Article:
Okay then. My own completely idiosyncratic take on the Conference, which I attended this past weekend. Observations, in descending order of importance:
1. Although this year's Conference, like last year's, was conducted at the Grand Central Hyatt, and I again booked a single room for the Saturday night, my room this year was NOT co-occupied by a malevolent, window-blind-opening spirit as it was last year. And I was very relieved. But also a tiny bit disappointed.
2. Meg Rosoff was the morning keynote speaker on Saturday. She deliberately presents herself as a ticking time bomb that you can't defuse because you can't stop laughing until it's too late. I immediately went to the Conference bookstore and bought two of her novels.
3. Julie Andrews. Julie Andrews. I was among the Conference attendees old enough to remember a pre-Mary-Poppins-movie world, old enough to have been astounded as a child by the then-state-of-the-art animation. She did a presentation with her daughter/coauthor, Emma Walton Hamilton, about how and why they write children's books together, and I sat there thinking: this must be the most
well-adjusted mother-and-daughter celebrity team on the face of this planet. But I must admit that I found myself much less intrigued to learn that Julie has been writing children's books for the past 40 years than I was by the fact that I was seated in the very same room as both The Nanny Who Fell From the Sky and The Moonbeam Who Can't Be Held in One's Hand. It was more than I could really absorb, to be honest. Which explains why I lay awake for hours on Monday night uncontrollably running through and analyzing every scene in The Sound of Music. I remember reading somewhere that Christopher Plummer hated the film, to which he referred as "The Sound of Mucus." To be fair, it couldn't have been easy trying to portray the psychologically improbable Captain Von Trapp, switching on a dime from Mr. Hyde to Dr. Jeckyll. But there was never a second when I didn't believe that the Maria I was watching on the big screen was utterly real.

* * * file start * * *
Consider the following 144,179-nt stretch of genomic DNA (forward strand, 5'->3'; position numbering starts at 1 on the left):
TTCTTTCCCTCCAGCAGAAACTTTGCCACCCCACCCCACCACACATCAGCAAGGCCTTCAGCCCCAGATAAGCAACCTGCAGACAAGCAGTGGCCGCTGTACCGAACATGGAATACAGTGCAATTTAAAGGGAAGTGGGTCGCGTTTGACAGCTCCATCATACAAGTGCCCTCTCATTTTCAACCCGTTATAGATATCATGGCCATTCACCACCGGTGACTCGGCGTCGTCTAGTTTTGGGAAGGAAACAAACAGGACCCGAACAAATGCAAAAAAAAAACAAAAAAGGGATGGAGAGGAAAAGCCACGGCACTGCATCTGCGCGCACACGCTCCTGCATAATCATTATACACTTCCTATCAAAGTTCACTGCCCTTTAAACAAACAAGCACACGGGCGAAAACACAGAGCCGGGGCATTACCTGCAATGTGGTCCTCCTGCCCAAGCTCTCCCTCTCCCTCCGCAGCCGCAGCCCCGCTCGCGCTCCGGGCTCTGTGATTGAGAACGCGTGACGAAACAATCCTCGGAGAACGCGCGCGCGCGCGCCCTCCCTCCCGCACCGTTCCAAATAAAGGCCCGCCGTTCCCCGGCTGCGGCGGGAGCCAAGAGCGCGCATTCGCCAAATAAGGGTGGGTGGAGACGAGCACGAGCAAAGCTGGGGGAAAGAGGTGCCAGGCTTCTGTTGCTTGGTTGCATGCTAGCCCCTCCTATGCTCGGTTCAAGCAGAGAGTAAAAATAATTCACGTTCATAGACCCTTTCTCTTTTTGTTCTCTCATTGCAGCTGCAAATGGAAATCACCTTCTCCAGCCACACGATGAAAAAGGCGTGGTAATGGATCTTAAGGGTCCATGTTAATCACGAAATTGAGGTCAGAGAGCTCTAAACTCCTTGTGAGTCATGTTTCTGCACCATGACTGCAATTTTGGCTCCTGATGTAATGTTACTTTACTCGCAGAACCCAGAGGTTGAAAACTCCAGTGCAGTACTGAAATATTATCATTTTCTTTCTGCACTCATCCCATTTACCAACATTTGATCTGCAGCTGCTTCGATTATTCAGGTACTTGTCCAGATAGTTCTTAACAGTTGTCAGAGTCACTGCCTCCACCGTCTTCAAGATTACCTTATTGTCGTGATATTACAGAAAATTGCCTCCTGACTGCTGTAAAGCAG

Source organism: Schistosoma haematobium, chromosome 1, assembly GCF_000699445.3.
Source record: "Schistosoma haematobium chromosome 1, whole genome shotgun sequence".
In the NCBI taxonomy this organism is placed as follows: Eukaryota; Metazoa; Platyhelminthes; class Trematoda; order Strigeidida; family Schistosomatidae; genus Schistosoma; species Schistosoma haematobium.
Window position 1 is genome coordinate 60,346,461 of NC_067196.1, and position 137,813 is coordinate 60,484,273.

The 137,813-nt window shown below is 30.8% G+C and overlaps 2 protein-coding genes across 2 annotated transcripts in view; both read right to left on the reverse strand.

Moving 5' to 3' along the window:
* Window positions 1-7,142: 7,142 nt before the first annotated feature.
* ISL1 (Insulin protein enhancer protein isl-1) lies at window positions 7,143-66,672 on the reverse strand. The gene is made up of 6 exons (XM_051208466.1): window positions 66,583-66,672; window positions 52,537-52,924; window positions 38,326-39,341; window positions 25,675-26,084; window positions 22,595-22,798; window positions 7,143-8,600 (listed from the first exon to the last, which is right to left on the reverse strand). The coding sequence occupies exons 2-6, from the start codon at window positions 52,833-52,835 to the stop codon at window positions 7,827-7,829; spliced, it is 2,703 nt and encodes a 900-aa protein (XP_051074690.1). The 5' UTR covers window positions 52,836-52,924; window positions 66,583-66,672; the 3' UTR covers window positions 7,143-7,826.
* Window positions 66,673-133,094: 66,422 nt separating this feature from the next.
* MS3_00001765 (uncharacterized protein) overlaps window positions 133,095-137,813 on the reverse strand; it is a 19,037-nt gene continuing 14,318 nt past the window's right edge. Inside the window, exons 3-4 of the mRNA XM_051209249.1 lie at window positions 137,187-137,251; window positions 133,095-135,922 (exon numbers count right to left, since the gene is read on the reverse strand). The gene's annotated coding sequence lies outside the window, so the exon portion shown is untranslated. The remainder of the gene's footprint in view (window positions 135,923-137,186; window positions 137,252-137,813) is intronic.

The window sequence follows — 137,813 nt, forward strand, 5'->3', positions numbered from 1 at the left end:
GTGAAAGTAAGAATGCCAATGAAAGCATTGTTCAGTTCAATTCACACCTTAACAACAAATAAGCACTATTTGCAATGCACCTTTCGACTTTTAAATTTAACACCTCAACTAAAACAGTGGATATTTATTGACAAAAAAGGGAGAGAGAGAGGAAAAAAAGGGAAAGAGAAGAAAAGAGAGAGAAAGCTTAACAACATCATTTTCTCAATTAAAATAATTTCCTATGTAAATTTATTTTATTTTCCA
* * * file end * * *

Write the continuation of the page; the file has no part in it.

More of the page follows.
4. Mo Willems, the closing keynote speaker. I don't pretend to know anything about the world of illustration, and I'm in no way qualified to critique his artwork. Which is a good thing, because I really don't get why he is the current It guy. All I could think of the whole time he was speaking was: please. Someone get this man some Adderall.
5. Shaun Tan was also a keynote speaker and is also an author-illustrator. He blew me away.
6. I didn't mingle (because I'm shy), or hand out my card (because I don't have one), or make connections that will enhance my writing career (because I don't have one), but I saw some people whom I already knew but don't see often, and it was wonderful to have the chance to catch up with them.
7. I was glad to be there. I attended two breakout sessions and learned a few things about the publishing industry. I choose to believe that every time I attend a writers' conference, I bump up my level of professionalism a notch.
8. I can only be who I am, and write what I write. I'm not going to get any younger, but I will never be too old for either of those things to remain true.